Fracking along the Delaware River
Anyone who has ever fished or canoed the Delaware River can easily understand that it is a priceless recreational resource that is as pure and clean as any river in the United States. It is a renowned trout fishery in its upper reaches and each spring the river sees thousands of shad migrate from the sea to Hancock and beyond. The river, where it cuts through the Catskill and Pocono mountains, is mostly shallow and offers boaters basically the same views as seen by Native Americans centuries ago. In the river’s northern section that forms the boundary between New York and Pennsylvania, there are no cities that dump sewage or chemicals into its pristine water and no noisy jet skies or motorboats to violate the quietness and feeling of solitude the river offers. When an area such as this is threatened then people must act.
I was first made aware as to how this area could be lost forever back in the mid-1970s when the Army Corps of Engineers proposed to construct a dam at Tocks Island just above the Deleware Water Gap. The proposed dam was to be 3,200 feet wide and 160 feet high. To construct it, 72,000 acres of land were condemned and taken by eminent domain. The finished dam, with a maximum depth of 140 feet, would have backed up the river for 37 miles upstream to Port Jervis. Thankfully, embittered local residents aided by environmental protestors, fought hard to stop the dam’s construction and succeeded. Today, the land that was acquired is now part of the Delaware Water Gap National Recreational Area.
That crisis was averted, but today a new threat is hovering and it’s not exactly in the shadows. It’s no secret some drilling companies and landowners want high-volume hydraulic fracking to be allowed in the Delaware River basin which drains almost 14,000 square miles of New York and Pennsylvania. The Delaware River Basin Commission met last February to discuss the issue of high-volume fracking and natural gas extraction in the basin. The Commission, with an eye to future generations and, to protect a valuable water supply for thousands of people, voted 4-0 not to allow drilling and fracking to occur anywhere in the watershed.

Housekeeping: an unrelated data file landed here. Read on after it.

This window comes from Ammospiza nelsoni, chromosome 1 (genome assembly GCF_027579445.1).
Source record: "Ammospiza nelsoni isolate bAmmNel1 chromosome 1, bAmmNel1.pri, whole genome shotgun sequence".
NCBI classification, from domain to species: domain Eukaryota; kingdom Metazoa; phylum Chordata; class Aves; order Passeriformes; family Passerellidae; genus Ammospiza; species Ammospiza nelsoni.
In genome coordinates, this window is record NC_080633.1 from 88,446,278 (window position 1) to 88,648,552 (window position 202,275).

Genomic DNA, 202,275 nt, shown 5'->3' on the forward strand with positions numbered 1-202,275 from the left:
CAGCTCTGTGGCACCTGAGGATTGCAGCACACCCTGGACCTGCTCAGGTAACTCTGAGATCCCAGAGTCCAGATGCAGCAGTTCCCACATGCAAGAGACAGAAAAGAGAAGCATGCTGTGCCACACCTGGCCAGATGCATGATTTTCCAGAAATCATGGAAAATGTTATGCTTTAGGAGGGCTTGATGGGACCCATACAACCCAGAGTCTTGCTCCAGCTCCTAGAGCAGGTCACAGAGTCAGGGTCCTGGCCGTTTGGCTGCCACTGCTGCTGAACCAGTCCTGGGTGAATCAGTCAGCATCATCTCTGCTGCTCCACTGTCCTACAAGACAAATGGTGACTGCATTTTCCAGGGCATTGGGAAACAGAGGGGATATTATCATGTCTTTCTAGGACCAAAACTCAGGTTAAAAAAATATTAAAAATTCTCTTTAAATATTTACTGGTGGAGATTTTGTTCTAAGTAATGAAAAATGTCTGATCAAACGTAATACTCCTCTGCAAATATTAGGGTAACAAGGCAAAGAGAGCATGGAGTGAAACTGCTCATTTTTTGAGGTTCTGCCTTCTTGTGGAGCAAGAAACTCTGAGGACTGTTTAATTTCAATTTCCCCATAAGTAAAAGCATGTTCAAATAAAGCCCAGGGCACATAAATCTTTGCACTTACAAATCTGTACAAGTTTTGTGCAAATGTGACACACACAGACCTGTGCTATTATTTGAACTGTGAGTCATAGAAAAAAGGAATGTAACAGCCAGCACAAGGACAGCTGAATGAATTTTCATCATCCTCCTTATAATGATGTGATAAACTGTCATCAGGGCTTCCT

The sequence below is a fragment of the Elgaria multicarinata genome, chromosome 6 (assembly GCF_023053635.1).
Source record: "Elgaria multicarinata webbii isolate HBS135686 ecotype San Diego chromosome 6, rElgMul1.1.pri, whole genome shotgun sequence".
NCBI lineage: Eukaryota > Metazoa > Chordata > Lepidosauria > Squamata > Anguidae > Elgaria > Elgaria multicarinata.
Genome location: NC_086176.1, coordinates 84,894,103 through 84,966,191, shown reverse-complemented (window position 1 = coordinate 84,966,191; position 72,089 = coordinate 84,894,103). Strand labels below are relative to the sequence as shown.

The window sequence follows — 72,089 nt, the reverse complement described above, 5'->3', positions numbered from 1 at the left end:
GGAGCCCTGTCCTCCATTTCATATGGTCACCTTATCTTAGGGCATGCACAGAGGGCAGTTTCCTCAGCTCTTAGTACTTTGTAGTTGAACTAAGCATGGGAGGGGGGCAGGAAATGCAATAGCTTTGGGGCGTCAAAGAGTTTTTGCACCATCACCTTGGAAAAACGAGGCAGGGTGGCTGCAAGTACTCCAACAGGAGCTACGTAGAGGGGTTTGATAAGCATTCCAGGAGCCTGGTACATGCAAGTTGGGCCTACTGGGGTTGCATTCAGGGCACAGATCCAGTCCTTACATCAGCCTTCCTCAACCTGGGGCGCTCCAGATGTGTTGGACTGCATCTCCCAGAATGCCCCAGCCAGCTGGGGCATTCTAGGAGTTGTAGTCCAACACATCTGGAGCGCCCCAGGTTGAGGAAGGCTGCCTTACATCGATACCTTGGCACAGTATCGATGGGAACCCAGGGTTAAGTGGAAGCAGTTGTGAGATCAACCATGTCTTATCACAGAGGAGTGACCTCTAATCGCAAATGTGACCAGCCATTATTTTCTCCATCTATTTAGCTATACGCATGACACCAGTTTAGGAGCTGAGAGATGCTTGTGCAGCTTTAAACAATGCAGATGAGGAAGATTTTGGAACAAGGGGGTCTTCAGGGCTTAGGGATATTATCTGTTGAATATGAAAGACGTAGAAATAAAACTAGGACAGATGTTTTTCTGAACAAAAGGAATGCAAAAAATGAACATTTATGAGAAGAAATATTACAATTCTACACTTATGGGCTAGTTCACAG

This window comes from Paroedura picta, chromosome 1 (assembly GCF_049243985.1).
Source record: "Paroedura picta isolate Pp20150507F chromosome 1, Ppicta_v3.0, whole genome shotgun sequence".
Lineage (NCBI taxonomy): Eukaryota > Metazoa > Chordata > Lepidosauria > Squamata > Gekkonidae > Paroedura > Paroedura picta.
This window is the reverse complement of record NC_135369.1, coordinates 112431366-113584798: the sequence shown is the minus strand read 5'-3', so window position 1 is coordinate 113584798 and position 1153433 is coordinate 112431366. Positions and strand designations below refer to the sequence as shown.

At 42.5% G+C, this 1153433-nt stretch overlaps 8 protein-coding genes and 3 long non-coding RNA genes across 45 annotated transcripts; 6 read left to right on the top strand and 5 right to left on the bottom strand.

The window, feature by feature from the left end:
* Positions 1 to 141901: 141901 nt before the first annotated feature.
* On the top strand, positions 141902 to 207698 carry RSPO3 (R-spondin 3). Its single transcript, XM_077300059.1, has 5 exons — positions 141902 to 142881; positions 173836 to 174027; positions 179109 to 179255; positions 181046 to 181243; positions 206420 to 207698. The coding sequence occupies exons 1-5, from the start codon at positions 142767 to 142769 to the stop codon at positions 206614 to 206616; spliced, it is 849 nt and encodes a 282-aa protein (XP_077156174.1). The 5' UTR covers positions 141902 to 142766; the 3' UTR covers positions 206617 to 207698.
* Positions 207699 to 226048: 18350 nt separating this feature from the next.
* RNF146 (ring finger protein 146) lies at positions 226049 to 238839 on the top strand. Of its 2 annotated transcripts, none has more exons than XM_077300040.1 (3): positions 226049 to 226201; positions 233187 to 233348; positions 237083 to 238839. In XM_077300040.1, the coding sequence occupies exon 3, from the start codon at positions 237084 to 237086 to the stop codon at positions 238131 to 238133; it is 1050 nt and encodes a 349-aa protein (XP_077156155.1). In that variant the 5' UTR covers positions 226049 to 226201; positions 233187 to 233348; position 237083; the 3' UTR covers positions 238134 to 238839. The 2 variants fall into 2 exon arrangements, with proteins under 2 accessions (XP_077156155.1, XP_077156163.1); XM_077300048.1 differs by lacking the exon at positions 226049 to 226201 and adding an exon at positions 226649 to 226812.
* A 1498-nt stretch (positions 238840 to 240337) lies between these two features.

According to the Commission, high-volume fracking would have a devastating impact on the quality and quantity of surface as well as groundwater resources due to the enormous quantity of water required to fracture the gas containing shale located below. Fracking companies also add an unknown stew of chemicals to the water to facilitate the process and this is of grave concern for overall water quality as well.
New York currently bans fracking and the governors of Pennsylvania, New Jersey, and Delaware fully support banning gas exploration and extraction with this process. Understandably, some landowners in the watershed are questioning the authority of the DRBC to prevent them from profiting from the gas beneath their properties but a compact established in 1961 establishes that authority.
It’s understandable why some landowners want to profit from the gas below their land but at what cost? One need only look south to Pennsylvania to see what a devastating impact large gas wells can have on the environment. The residents of Dimock, Pennsylvania, a small village about 35 miles south of the New York border suffered contamination of its water supply when drilling and fracking for gas began in that area. Today, residents face an ongoing struggle with the state and the gas industry to rectify this damage, and many residents still cannot drink their water.
In June of 2020, a Pennsylvania grand jury cited Cabot Oil and Gas Corporation for long-term indifference to the damage it caused to the environment and citizens of the county. The energy company now faces felony charges for polluting residential water wells in the small community. The charges include illegal discharge of industrial wastes and unlawful conduct under Pennsylvania’s clean stream act.
Right now the move by the DRBC to prohibit fracking in the watershed is most prudent. The gas will someday be gone but, if fracking is ever allowed, the environmental impact and devastation created by its extraction may never be.